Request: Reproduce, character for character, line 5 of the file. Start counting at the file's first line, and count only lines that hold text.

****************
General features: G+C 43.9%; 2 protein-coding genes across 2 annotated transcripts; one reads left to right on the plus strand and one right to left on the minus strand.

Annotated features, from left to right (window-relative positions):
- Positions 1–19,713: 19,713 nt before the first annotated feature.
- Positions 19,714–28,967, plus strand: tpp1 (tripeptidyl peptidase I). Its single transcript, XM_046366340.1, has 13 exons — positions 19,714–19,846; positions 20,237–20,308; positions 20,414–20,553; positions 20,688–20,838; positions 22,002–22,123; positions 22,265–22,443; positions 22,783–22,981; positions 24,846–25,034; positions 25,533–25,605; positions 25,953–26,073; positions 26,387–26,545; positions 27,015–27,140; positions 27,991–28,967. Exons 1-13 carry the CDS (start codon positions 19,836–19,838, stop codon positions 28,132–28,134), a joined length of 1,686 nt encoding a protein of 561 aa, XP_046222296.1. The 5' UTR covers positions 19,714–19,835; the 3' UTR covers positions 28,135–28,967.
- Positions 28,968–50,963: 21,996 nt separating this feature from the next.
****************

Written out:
- Positions 28,968–50,963: 21,996 nt separating this feature from the next.